On the occasion of the Grand Masters World Championship, in Miami, the IJF Head Sports Director, Vladimir Barta, awarded Luis Guardia Hanshi, with the IJF Gold Medal and Diploma, for his contribution in the development of Pan-American Judo.
From left the right: Andrei Bondor, Veterans Commission Director, Luis Guardia Hanshi, Vladimir Barta and Jose Rodriguez, USA Judo's Chief Executive Officer (©Brentwood Digital Photography)
Luis Guardia Hanshi is a living legend of judo in Pan-America. On the occasion of the last Grand Masters World Championships, held in Miami, in the name of the IJF President (Mr. Marius Vizer), Mr. Vladimir Barta awarded him with the IJF Gold Medal and Diploma for his outsanding contribution to the development of Judo in Pan-America.
Luis Guardia Hanshi is an eighth dan and 80-year-old Cuban American who has been dedicating his entire life to judo. “Judo arrived in Cuba in 1951 through Professor Andre Kolychkine,” explains Guardia. “I started with him, and that was 60 years ago.”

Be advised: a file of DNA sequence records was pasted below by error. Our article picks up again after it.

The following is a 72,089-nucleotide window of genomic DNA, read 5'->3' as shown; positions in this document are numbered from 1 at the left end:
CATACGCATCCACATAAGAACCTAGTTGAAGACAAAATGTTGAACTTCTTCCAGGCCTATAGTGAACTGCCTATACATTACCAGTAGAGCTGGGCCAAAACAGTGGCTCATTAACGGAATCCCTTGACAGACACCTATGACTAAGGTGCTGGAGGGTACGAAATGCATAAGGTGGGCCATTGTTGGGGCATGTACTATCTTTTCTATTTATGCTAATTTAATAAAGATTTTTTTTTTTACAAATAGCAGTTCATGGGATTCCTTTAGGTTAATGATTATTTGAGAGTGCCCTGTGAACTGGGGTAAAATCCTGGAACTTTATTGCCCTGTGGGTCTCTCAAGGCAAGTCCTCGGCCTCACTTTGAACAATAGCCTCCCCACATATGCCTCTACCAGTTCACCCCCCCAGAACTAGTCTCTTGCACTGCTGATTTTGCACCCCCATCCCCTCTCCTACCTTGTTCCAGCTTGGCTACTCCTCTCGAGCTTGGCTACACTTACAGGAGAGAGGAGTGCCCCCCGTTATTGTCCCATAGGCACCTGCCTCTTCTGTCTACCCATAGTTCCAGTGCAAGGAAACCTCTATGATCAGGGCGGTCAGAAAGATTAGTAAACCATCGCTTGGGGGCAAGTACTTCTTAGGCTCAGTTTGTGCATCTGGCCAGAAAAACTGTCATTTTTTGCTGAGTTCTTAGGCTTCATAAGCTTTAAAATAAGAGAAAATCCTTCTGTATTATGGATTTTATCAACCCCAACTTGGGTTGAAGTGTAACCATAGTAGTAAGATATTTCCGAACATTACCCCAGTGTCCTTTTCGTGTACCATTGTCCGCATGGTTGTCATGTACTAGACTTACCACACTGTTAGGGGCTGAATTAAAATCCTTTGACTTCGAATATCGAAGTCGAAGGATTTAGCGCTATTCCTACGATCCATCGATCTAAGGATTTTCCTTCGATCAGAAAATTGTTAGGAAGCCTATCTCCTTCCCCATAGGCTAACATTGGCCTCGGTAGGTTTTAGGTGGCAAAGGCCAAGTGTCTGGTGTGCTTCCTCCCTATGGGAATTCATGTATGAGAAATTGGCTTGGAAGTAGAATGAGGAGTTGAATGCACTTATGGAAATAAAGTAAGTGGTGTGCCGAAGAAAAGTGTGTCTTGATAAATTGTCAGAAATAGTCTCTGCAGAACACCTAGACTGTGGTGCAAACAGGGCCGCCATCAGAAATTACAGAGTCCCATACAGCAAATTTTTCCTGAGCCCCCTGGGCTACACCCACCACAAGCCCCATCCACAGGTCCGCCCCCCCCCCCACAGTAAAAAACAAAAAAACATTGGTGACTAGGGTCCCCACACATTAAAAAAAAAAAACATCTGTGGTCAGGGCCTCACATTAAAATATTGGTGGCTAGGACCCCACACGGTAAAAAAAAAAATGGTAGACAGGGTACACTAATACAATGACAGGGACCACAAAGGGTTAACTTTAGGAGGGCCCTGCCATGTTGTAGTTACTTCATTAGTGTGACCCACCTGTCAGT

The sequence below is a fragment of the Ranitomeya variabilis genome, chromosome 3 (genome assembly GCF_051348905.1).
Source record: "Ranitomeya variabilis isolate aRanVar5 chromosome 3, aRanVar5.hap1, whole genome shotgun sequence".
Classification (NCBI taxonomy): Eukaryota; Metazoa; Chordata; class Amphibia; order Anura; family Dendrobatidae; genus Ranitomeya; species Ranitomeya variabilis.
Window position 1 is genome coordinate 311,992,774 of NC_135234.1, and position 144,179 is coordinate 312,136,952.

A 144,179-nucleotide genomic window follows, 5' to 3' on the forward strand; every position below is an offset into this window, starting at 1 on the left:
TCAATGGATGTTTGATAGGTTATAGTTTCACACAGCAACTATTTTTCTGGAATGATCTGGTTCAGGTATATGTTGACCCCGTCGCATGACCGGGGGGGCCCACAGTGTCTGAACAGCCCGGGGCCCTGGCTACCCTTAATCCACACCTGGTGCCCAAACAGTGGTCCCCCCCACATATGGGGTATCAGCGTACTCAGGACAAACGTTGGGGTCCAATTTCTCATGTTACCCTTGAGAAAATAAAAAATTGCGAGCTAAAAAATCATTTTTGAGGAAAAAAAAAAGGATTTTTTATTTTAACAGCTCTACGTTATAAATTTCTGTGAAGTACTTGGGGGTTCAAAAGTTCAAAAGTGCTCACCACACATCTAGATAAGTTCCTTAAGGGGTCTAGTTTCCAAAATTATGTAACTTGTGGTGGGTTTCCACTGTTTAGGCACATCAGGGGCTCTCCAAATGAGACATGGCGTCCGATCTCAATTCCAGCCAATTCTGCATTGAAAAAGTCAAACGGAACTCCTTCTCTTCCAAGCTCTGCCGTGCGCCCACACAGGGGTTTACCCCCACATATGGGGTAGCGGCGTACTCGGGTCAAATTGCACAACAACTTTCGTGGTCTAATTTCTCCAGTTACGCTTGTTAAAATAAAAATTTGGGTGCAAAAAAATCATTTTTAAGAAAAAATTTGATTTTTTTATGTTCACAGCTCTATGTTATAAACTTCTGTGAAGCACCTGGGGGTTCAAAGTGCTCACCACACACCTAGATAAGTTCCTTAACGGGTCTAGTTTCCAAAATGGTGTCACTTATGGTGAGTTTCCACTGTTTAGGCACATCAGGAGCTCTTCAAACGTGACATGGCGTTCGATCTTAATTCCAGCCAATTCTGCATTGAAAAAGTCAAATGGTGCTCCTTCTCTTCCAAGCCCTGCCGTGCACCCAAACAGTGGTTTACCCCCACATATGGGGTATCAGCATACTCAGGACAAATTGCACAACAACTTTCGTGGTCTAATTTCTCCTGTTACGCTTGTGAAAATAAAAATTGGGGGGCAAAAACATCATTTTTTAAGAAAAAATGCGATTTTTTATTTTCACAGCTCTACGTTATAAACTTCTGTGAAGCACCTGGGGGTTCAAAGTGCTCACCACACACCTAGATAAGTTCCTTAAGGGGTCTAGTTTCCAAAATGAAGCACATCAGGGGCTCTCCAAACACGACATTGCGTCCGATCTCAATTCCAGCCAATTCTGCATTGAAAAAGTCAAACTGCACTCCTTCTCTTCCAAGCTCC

“Initially, Professor Kolychkine trained five judokas to begin the program: Heriberto García, Fernando Chu, Francisco Moc, Julio García and yours truly,” continues the Sensei. Thanks to them, judo spread throughout Cuba.
Guardia belongs to the fourth generation of judokas and is therefor a true living legend. “Jigoro Kano, the creator of judo, wanted it to be known in the world, and Kolychkine was able to make that dream come true in Cuba.”
At the time, America was the only region that did not have a judo organization. When the sport was introduced in Cuba, the Pan-American Confederation was created, and thus the International Judo Federation made it to the five continents. Guardia explains all of this and more in his book (The Origin of Pan-American Judo, Eagle Press).
“I have never stopped practicing judo,” he says. “I left Cuba for Spain in 1973 and worked there in the technical part of the Spanish Federation, and later trained the national team. I later came to the United States and did the same in Florida", where he is still based. "I help the U.S. Judo Federation in every way I can and work with the blind at their school.” Guardia also has tasks at the Kolychkine Judo Foundation of Miami in Southwest Miami-Dade. “The foundation was created by Kolychkine’s grandson in Miami, and there we try to keep his flame burning,” he concluds.
Source: Miami Herald PEDRO J. GONZALEZ
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This article has been originally published on the IJF website www.ijf.org